I am so tired of this. The Dad Bod is in? Have you seen these articles popping up everywhere in the past few weeks? The untoned arms and soft belly of Leonardo DiCaprio being shown as the newest body women are attracted to? It’s being called the “Dad Bod.” To quote, “While we all love a sculpted guy, there is just something about the dad bod that makes boys seem more human, natural and attractive,” Clemson student Mackenzie Pearson states in an article that went viral last month. She also writes, “We don’t want a guy that makes us feel insecure about our body. We are insecure enough as it is. We don’t need a perfectly sculpted guy standing next to us to make us feel worse.”
Wait a second. So many things here I take issue with. Where to start? Are we really judging ourselves as women based on our male partners? Are we women really shallow enough to think we’d rather have someone softer and heavier simply because it makes us look better? Trust me, we are far more concerned with how funny and smart he is.
And since we’re talking “Dad Bod,” what about the Mom Bod? You know, the part of the partnership who actually got pregnant, gained 35 pounds (or upwards of 55 pounds like yours truly), breast fed and lost vital minerals from her hair and teeth in order to grow this perfect human inside her? No, she is still supposed to have no cellulite, a six pack, the ability to wear a mini skirt (preferably one made by Lululemon to run her marathons in), keep her nails perfectly polished and her brows perfectly coifed. And, to quote an Enjoli ad from the late ’70s, “bring home the bacon, fry it up in a pan and never let you forget that you’re a man … ” Wait a second here. I’m crying foul. This Dad Bod thing is entirely unfair.
Last year, the world freaked out that Miss Indiana, a contestant in the Miss USA pageant, was being called refreshingly “normal” for her size 4 body, when normal, or average, truly was not the case. Within 24 hours, all the news stations found this topical and pointed out in graph after graph, image after image, that a size 4 was nowhere near normal (which I think missed the point that many women were happy to see a size 4 next to size 0s). I did wonder how it became okay to put a silhouette of the “average” woman all over the network newscasts as we discussed the female figure in a very objectified way. But here’s the thing, when Miss Indiana was called “normal,” women and men alike said “um, that’s not normal.” And oh-how-mean some said it in the world of the Internet comments section.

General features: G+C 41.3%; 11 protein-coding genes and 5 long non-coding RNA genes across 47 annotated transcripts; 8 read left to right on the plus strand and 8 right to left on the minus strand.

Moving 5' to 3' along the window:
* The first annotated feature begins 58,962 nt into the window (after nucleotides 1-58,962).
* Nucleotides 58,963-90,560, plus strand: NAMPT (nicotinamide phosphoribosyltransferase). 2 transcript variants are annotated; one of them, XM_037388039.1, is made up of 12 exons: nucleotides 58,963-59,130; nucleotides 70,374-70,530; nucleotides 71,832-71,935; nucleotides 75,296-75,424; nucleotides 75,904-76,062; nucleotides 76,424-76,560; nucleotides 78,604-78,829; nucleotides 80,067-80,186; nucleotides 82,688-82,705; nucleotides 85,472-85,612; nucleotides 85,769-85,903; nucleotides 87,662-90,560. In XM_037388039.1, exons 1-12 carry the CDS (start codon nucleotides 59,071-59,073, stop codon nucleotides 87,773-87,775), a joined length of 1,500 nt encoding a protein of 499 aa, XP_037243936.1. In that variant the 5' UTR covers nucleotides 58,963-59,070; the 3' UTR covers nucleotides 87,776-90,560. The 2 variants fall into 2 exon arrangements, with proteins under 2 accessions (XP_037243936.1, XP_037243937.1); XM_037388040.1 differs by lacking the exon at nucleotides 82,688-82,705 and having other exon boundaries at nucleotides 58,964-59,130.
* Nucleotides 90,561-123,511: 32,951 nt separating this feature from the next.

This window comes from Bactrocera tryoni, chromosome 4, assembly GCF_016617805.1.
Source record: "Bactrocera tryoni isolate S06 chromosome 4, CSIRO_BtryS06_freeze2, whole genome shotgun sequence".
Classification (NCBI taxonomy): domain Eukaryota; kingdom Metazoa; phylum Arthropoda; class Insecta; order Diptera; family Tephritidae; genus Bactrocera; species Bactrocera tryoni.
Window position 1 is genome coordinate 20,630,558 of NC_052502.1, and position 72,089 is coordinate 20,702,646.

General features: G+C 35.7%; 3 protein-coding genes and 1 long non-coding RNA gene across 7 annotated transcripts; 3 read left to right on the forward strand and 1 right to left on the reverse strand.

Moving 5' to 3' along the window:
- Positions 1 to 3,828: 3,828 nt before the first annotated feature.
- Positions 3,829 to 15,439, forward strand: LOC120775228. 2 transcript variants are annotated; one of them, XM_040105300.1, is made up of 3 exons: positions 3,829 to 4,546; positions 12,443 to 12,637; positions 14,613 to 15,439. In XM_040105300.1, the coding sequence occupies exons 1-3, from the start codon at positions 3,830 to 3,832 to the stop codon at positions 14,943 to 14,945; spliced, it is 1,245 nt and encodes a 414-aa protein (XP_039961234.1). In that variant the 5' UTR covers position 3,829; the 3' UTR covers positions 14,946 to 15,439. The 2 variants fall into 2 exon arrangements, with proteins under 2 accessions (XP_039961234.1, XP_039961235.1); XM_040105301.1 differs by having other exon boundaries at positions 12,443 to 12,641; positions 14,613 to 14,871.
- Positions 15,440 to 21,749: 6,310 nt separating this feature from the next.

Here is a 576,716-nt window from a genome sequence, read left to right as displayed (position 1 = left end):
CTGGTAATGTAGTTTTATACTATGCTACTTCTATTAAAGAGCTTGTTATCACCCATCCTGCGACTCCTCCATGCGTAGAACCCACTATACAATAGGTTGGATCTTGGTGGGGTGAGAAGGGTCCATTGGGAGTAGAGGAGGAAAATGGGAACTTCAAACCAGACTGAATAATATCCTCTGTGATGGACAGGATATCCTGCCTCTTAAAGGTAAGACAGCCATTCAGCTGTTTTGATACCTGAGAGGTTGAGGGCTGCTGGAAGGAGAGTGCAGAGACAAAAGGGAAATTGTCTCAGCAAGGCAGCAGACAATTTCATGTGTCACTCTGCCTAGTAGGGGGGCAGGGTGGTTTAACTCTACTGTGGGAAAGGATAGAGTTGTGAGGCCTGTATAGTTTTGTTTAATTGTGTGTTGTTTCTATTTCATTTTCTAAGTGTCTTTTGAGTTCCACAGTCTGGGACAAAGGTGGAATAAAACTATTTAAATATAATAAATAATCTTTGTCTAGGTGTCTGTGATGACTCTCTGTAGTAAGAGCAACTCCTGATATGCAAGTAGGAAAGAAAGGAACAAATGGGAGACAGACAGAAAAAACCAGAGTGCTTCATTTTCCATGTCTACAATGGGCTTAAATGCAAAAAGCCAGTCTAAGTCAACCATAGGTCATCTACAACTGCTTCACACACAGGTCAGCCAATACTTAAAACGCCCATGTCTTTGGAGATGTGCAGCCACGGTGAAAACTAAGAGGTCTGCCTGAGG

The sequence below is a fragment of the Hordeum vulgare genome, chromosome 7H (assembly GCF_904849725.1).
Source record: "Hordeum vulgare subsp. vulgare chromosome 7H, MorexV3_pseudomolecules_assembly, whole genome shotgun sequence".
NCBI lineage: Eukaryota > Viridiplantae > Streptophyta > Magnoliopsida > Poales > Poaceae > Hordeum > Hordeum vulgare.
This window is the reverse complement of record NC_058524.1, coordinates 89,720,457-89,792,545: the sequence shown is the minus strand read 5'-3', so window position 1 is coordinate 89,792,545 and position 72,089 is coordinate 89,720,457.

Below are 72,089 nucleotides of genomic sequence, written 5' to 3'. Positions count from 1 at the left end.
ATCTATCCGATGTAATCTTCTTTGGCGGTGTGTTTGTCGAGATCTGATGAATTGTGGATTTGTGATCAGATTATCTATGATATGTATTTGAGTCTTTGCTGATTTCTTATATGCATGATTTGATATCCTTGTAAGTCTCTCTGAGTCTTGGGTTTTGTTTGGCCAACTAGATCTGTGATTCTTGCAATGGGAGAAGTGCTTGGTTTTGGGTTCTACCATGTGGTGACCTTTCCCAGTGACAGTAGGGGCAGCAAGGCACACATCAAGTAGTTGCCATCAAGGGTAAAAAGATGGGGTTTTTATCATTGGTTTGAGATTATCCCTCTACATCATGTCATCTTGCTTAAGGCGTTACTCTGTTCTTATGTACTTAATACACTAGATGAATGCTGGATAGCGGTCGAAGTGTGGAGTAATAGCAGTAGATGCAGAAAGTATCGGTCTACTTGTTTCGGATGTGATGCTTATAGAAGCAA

Turn to today: Leonardo is not looking like the typical dad bod either, statistically speaking, but where are the graphs, the photos? Where is the collective, “Actually, he is thinner and taller than the average dad bod.” Where is the nightly news making sure men know that, on average, any of them looking at Leonardo and thinking, “Yeah, that’s pretty much me,” statistically speaking, are delusional? Again, Leonardo is a taller, slimmer version of the normal dad bod. Imagine seeing a real dad bod in silhouette against Leonardo. Why is this not being done? That’s exactly what was done to women last year, right?
Oh, WAIT. We can do that right here! We can make that graphic. Men, this is not to ridicule you. This is just pointing out something that the media has missed. Somehow, actors like Leonardo are now accepted as “average Dad Bods” with no embarrassing silhouette of what this looks like in reality. But just last year, women had to put up with their average height and weight being graphed out on morning TV shows, the nightly news and articles that couldn’t be written fast enough.
Love the Dad Bod AND the Mom Bod. Embrace both shadowed photos above. If you want to change that shape, go for it. But think about how the media portrays women, and how the immediate response to the beauty queen being called more “normal” in body type immediately had news outlets around the country needing to point out what a “real” American woman looked like. Were all the “normal” women graphics, naked, but shadowed-in, really necessary? It just objectified us once again. Why has this Dad Bod article not spurned the same “normal” naked men graphics to showcase that these actors really don’t have the same body they do? Interesting how the Dad Bod is embraced, the Mom Bod is not, and how a gorgeous body of a beauty queen was deemed “normal” and then through graphics pointedly showcased that it was not.
Ladies, we still have a long way to go on many things. Today, I’m just pointing out a tidbit of two scenarios, one year apart, that I see as similar stories, handled very differently on social media and in the news. Don’t ever stop paying attention to how we as a gender are treated, how we treat ourselves and what is considered acceptable. For me, and everyone I work with at StyleBlueprint, we think normal women AND men are busy, smart, compassionate and come in all shapes, sizes and colors.